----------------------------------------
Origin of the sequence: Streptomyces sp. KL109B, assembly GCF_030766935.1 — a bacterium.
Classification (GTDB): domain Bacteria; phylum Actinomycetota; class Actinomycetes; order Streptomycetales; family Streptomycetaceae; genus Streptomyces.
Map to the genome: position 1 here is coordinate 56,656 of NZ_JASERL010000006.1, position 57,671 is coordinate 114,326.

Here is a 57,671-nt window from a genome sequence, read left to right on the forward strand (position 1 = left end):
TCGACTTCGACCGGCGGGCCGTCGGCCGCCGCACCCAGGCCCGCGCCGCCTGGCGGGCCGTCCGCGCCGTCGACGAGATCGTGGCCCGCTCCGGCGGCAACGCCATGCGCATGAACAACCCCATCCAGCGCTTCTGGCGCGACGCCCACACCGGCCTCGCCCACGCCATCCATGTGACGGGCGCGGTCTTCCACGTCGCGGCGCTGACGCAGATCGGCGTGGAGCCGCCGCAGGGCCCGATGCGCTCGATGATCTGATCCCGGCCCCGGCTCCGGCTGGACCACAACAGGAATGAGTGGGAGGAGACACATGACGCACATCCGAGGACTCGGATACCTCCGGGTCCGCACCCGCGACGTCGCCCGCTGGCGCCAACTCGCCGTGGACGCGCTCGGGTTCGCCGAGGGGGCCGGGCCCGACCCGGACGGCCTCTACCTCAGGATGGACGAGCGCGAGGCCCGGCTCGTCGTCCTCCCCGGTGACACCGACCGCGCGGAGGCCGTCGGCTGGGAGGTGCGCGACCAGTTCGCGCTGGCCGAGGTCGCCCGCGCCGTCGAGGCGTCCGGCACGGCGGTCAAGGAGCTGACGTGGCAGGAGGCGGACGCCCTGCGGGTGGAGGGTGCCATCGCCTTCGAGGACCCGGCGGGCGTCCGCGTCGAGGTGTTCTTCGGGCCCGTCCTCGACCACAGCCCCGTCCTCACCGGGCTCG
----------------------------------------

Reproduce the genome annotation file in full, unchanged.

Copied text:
Origin of the sequence: Streptomyces sp. KL109B, assembly GCF_030766935.1 — a bacterium.
Classification (GTDB): domain Bacteria; phylum Actinomycetota; class Actinomycetes; order Streptomycetales; family Streptomycetaceae; genus Streptomyces.
Map to the genome: position 1 here is coordinate 56,656 of NZ_JASERL010000006.1, position 57,671 is coordinate 114,326.

Here is a 57,671-nt window from a genome sequence, read left to right on the forward strand (position 1 = left end):
TCGACTTCGACCGGCGGGCCGTCGGCCGCCGCACCCAGGCCCGCGCCGCCTGGCGGGCCGTCCGCGCCGTCGACGAGATCGTGGCCCGCTCCGGCGGCAACGCCATGCGCATGAACAACCCCATCCAGCGCTTCTGGCGCGACGCCCACACCGGCCTCGCCCACGCCATCCATGTGACGGGCGCGGTCTTCCACGTCGCGGCGCTGACGCAGATCGGCGTGGAGCCGCCGCAGGGCCCGATGCGCTCGATGATCTGATCCCGGCCCCGGCTCCGGCTGGACCACAACAGGAATGAGTGGGAGGAGACACATGACGCACATCCGAGGACTCGGATACCTCCGGGTCCGCACCCGCGACGTCGCCCGCTGGCGCCAACTCGCCGTGGACGCGCTCGGGTTCGCCGAGGGGGCCGGGCCCGACCCGGACGGCCTCTACCTCAGGATGGACGAGCGCGAGGCCCGGCTCGTCGTCCTCCCCGGTGACACCGACCGCGCGGAGGCCGTCGGCTGGGAGGTGCGCGACCAGTTCGCGCTGGCCGAGGTCGCCCGCGCCGTCGAGGCGTCCGGCACGGCGGTCAAGGAGCTGACGTGGCAGGAGGCGGACGCCCTGCGGGTGGAGGGTGCCATCGCCTTCGAGGACCCGGCGGGCGTCCGCGTCGAGGTGTTCTTCGGGCCCGTCCTCGACCACAGCCCCGTCCTCACCGGGCTCG